But this year, Utah is integrating several new players, and was off to a dreadful start offensively, rating just 29th in offensive efficiency before Sunday, following anemic showings in blowout losses to Denver and Phoenix, neither considered to be a defensive juggernaut.
Oklahoma City did make a run in the third quarter when they went small with a Westbrook-Harden-Sefolosha-Durant-Green pressing unit that briefly made the Jazz look like a sad-sack high-school JV team which couldn't get the ball across half-court, but the Jazz still managed to post 35 points on the board in the third when all was said and done.
Certainly, the Thunder are having problems offensively, as well. Their effective field-goal percentage (eFG%) ranks just 29th in the league, at .422 (last year, they ranked 11th at .547), and their lack of ball movement was noticeable on Sunday, as Utah held a stunning 32-10 edge in assists.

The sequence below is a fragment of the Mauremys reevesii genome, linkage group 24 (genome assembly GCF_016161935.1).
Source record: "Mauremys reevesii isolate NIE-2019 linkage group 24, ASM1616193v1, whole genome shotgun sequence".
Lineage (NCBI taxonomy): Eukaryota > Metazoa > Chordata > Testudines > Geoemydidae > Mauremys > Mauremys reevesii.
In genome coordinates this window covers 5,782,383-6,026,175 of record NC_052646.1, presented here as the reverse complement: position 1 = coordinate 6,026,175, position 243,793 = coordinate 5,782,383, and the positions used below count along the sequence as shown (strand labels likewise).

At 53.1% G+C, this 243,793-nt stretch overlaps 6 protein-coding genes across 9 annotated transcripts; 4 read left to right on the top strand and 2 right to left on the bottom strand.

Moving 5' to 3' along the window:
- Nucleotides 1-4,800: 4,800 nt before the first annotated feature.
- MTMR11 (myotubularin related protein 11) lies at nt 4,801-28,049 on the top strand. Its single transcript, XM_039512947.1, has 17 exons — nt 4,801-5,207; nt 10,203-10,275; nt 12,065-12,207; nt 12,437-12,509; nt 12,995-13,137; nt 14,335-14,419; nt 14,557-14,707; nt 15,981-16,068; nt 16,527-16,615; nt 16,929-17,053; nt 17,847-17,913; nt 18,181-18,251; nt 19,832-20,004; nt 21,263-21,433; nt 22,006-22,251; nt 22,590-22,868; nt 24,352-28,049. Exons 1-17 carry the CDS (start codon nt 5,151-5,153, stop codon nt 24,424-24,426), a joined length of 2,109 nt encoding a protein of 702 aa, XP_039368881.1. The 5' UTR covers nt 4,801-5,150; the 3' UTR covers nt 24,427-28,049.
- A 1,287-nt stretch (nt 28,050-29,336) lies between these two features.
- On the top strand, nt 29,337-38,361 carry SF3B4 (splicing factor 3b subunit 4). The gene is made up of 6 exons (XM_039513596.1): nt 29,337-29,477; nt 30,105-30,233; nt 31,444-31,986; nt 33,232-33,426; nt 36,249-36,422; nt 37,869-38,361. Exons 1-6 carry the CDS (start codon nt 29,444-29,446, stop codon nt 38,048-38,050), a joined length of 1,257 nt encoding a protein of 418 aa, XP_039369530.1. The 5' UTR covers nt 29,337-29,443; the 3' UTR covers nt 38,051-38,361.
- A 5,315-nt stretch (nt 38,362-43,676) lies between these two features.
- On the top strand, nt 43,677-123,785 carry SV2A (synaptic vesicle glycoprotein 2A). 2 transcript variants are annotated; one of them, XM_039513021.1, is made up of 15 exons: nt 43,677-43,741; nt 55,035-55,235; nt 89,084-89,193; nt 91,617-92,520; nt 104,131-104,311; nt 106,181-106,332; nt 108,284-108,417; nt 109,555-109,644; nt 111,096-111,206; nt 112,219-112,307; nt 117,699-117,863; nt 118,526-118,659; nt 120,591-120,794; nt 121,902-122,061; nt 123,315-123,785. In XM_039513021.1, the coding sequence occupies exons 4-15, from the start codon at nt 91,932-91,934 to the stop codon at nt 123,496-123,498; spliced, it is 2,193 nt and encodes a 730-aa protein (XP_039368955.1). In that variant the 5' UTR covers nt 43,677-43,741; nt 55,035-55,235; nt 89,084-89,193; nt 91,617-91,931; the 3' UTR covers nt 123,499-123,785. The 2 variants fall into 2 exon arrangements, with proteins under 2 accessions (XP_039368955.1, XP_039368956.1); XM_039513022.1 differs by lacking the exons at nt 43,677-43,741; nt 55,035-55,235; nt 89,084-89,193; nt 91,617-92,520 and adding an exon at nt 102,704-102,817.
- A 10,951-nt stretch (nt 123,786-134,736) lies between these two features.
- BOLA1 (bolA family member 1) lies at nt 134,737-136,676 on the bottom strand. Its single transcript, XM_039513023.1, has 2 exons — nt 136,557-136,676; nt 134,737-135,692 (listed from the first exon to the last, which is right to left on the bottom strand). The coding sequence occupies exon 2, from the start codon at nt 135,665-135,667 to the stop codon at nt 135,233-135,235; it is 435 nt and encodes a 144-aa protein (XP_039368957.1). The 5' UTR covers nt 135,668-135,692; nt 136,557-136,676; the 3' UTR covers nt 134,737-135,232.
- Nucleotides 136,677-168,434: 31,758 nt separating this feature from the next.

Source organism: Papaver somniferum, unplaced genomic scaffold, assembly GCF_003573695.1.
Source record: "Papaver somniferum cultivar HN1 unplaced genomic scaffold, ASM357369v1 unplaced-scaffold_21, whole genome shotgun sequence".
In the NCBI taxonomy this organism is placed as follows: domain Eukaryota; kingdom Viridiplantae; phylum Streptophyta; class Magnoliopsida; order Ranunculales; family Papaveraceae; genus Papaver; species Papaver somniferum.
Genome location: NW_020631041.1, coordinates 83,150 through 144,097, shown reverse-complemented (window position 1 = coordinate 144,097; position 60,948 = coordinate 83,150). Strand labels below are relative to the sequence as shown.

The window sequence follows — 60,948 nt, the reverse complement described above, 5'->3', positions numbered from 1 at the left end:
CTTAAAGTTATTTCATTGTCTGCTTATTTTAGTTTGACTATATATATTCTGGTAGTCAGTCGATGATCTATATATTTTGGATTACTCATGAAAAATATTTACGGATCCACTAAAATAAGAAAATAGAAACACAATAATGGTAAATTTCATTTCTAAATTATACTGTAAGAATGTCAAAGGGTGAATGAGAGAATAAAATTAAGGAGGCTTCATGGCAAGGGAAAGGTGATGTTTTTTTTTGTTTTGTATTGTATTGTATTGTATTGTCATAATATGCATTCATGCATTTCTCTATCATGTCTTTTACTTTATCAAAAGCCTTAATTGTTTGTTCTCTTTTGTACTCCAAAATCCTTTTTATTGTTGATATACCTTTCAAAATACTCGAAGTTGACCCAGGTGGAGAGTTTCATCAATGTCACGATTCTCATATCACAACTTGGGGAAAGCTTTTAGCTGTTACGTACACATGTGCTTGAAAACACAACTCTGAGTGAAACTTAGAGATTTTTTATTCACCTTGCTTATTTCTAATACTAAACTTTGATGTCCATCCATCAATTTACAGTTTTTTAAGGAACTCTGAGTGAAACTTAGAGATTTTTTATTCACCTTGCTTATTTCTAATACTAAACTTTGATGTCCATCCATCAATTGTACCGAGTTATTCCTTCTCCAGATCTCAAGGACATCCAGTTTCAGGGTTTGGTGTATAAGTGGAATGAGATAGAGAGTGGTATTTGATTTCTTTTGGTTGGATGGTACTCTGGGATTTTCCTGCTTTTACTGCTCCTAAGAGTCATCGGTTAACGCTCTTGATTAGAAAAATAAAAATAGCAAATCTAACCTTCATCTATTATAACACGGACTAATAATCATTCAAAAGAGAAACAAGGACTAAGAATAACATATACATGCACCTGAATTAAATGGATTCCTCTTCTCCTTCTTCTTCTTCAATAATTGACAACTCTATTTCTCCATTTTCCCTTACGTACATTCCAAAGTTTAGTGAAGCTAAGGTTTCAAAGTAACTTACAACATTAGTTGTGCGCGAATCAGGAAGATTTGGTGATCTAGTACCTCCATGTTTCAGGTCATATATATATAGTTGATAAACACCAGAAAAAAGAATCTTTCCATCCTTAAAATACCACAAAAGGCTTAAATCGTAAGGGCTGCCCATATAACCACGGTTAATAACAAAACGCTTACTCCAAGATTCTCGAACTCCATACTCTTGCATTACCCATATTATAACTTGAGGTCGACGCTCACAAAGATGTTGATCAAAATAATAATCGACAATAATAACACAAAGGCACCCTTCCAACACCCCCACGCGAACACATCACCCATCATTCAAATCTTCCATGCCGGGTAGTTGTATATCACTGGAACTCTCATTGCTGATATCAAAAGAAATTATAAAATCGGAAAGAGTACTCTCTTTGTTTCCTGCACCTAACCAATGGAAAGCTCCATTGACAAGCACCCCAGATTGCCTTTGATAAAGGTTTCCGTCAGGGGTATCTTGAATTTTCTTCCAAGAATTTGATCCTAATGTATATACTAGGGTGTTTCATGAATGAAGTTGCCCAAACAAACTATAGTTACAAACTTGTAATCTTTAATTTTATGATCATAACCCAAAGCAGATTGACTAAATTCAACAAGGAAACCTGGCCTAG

Indeed, in terms of points per possession, Oklahoma City is down by similar amounts on both sides of the ball after a week. Consider, though, that overall NBA offensive efficiency is at just 101.0 so far, compared to 104.9 last season (offensive numbers generally start slow and rise over the course of the season, presumably both because offenses take longer to get on track at the start of the season, and because defensive intensity wanes at the end of the regular season).
Viewing the numbers in the context of league rankings better illustrates OKC's issues over the first week:
EFFICIENCY (POINTS PER 100 POSSESSIONS)After the embarrassing loss on Sunday, the Thunder's numbers show ample regression on defense after a week.
08-09: 21st (106.9) 08-09: 29th (99.9)
09-10: 8th (101.6) 09-10: 12th (105.8)
10-11: 20th (105.0) 10-11: 13th (102.6)